The Balanced Horse
One of the most often used phrases in training horses it that the horse should move straight. It is a very important element of dressage and one of the most difficult to achieve. To create a straight horse there are some qualities that need to be developed, the first of which is suppleness and balance.
When a horse is unbalanced they use their shoulders and neck to support themselves and impulsion that is created pushes them further into the shoulder. It’s the equivalent of running downhill, the faster you go the more unbalanced you become.
Suppleness and balance are linked, the horse starts with stiffness to one side, they flex and turn more easily in one direction than the other, and good training supples the stiff side and strengthens the easy side of the horse so they become equally flexible.
Working round correct circles teaches a horse many things; they give to the rider’s inside leg, stretching the outside of their body to the outside rein giving the “inside leg to outside rein” connection. This is not a connection the rider should take; the outside rein should be soft and accept the connection when the horse seeks it.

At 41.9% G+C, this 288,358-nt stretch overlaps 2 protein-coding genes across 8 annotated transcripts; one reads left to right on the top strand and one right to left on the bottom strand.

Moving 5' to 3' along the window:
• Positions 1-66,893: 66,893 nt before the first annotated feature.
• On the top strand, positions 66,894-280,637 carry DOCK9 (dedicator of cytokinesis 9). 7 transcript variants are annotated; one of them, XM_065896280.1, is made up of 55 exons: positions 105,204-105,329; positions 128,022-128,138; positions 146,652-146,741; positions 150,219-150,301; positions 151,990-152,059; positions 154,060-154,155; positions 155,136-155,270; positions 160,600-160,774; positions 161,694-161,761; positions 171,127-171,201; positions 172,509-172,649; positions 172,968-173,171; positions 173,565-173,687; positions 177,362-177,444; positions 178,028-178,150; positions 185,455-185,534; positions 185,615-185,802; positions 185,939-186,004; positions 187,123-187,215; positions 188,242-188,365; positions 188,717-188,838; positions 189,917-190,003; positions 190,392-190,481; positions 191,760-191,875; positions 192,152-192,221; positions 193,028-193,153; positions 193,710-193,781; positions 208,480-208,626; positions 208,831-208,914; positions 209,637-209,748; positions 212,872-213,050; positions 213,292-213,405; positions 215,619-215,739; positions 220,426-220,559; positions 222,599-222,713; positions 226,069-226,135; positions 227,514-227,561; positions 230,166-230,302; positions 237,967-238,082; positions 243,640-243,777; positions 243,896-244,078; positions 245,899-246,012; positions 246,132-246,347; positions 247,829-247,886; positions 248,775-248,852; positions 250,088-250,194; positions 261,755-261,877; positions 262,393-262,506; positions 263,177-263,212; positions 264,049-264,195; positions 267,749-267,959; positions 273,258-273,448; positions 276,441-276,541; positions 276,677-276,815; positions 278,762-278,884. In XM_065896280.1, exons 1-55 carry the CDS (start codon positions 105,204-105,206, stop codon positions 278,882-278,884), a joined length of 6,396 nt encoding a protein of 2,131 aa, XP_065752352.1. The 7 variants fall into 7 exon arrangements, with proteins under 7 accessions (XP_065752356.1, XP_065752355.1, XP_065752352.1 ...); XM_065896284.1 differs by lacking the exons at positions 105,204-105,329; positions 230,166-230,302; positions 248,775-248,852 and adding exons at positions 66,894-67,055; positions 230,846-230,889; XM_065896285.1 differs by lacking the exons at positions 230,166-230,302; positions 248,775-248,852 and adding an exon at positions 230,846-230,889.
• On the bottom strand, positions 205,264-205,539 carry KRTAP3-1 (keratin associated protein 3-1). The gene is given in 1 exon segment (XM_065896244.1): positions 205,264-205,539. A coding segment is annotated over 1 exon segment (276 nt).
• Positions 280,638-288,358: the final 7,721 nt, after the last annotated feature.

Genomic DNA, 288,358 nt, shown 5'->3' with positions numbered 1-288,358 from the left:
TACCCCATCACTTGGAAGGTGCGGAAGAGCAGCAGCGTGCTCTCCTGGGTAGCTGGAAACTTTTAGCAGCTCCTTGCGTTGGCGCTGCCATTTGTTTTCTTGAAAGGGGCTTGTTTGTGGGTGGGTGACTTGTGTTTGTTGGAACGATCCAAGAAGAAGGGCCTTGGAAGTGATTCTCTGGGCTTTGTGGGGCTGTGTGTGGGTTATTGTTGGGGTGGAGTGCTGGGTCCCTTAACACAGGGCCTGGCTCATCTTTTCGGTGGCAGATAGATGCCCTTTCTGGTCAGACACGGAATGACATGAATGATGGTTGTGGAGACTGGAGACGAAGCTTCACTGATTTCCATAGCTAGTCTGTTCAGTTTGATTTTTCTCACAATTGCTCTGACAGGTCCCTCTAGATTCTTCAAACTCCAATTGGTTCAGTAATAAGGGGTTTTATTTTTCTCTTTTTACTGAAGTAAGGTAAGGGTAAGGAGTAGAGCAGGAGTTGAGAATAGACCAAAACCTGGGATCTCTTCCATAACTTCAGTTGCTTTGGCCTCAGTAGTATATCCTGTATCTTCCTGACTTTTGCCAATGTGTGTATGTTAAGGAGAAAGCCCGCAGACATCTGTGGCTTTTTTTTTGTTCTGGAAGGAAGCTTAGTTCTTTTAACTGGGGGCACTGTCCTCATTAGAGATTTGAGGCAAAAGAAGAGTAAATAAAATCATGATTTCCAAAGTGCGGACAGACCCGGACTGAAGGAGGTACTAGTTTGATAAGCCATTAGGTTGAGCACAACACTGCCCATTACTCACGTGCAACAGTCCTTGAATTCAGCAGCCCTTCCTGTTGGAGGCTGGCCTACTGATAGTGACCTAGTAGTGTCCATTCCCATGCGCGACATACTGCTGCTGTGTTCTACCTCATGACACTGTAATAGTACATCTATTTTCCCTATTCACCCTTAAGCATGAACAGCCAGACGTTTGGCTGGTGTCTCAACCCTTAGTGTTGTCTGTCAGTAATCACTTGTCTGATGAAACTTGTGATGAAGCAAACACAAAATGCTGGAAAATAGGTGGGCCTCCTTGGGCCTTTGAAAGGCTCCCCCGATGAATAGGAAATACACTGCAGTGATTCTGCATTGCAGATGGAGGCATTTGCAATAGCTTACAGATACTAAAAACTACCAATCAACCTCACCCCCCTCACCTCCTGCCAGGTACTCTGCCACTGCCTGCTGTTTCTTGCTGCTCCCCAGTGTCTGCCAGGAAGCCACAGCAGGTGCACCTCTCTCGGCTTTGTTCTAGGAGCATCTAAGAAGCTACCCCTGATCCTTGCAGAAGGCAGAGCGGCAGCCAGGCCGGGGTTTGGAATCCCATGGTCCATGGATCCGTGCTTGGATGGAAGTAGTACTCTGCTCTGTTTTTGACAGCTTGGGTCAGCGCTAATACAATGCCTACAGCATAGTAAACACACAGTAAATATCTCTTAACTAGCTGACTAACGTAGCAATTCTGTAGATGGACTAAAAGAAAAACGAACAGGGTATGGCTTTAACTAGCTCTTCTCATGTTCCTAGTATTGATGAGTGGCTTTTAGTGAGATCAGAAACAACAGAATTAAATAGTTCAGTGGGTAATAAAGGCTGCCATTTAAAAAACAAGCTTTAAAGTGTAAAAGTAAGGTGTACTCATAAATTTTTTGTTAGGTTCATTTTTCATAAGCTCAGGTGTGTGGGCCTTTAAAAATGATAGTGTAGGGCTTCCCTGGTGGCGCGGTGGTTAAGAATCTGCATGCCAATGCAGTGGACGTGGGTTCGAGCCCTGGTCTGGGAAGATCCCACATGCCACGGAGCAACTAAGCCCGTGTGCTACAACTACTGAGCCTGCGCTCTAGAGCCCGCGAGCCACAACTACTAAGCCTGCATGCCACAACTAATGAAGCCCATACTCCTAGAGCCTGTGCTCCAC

Correctly ridden circles also start to encourage the horse to bring the inside hind leg onto a slightly shorter step, tracking in the line of the fore leg and starting to engage the hock under their body. This creates a better balance, as the horse’s weight comes out of the shoulder and then the head and neck can release and stretch forward. The shoulder becomes free from supporting the horse’s weight, the horse moves straight and this raises the wither and neck position.
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Diane Followell Classical Dressage Trainer
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